Adventures with Rottweilers

Surviving Your Dog’s Adolescence #Rottweilers

When people talk about getting a new dog, only the puppy training (obedience, house, etc.) and the teething issue ever come up. And yes, that’s a big part of raising a puppy.

But around 10 months old, just when you think everything is perfect, they become teenagers. Rebellious little buggers who want to do everything their way. They “forget” the training they had mastered, they “forget” that they aren’t in charge, and they “forget” that biting you isn’t a game or allowed.

This isn’t because they are bad dogs.

During adolescence the body is flooded with hormones (so spaying/neutering your pup is advised – talk to your vet before Cutie Pie is 6 months old), the brain grows and changes, and the final physical growth takes place.

Remember being a teenager? All the mood swings for no apparent reason, the energy surges, the need for more sleep, the hunger, the confusion? I can go on, but you get the point. Up until 18 months, this will be at its most acute. (That’s why they eat puppy food with all its extra goodies in until then.)

When your pup bites you, ask her to think about why she is doing it. They’re smart, they’ll figure out that it isn’t acceptable. When the really hard bite comes, be firm and say “no”. You have put in the time and training to bond with your pup, she remembers that even though her raging hormones clouds it.

Personally, with Caitlin, I throw her out of the house for an hour to cool off when she gets overexcited. She hates being separated from me, so it is punishment she understands. (I banish her from my study at night with the same result.) Yes, I’m covered with bruises for the first month or so in training her through adolescence (caveat: I bruise ridiculously easy and if she really wanted to hurt me, I would’ve lost a limb already), but I know from experience that the more I work with my adolescent pup, the better things will get.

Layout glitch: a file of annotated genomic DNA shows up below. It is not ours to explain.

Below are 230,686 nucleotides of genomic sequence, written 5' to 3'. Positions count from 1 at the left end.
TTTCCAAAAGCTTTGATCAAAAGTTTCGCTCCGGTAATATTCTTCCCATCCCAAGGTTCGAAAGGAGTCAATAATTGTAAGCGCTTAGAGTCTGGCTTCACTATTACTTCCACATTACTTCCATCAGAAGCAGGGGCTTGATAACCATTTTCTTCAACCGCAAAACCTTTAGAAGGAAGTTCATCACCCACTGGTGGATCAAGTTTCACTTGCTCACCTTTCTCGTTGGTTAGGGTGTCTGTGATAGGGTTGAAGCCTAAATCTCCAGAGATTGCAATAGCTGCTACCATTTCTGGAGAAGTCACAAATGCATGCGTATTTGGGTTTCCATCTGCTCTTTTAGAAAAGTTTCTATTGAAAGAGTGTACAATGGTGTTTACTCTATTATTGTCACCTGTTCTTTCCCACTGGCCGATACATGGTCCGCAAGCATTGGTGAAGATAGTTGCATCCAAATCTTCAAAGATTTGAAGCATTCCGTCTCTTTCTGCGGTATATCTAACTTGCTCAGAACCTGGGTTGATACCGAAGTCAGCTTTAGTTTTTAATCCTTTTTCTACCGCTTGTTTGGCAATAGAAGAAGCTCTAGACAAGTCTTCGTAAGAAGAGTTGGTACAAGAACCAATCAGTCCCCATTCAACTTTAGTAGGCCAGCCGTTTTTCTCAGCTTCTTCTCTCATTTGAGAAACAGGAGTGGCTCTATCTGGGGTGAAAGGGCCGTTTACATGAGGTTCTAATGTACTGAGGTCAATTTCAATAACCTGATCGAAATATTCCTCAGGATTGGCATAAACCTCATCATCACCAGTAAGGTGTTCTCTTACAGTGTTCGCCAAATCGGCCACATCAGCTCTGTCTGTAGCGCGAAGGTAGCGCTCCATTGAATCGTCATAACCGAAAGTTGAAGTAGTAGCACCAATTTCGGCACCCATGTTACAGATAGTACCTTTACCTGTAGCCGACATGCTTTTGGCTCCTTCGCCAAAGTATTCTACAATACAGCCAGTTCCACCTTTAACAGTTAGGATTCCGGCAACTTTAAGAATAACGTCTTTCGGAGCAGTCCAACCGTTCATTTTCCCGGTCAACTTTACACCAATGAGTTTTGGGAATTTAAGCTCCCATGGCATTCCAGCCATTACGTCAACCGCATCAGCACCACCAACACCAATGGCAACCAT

Now, it isn’t over when they reach 18 months. Up until the age of 3, they are still developing. So surges of adolescent madness will still occur on occasion. But know that you will have a wonderful, well-behaved dog at the end of the adolescent years.

Callum was a terror when I got him – even the vet thought that he was too dangerous to be allowed. Tsk. I loved and trained that little monster and today he is “my good boy” (he loves to hear how wonderful, smart and scary he is). Yeah, he likes to scare people at the vet’s office, but he doesn’t tug on the leash, actually becomes aggressive or bites anyone. He only growls and shows his gorgeous teeth a little when they come too close or looks at him too long. I think it’s hilarious: people with pocket-sized dogs immediately think that he is a dangerous animal when they see him (bias against Rottweilers at its worst) so he shows them proper disdain for their ignorance. (Small dogs are more prone to bite people than well-trained big dogs. #Truth from the practice manager where my dogs go.)

Fun segue aside, you can survive your dog’s adolescence. Don’t give up.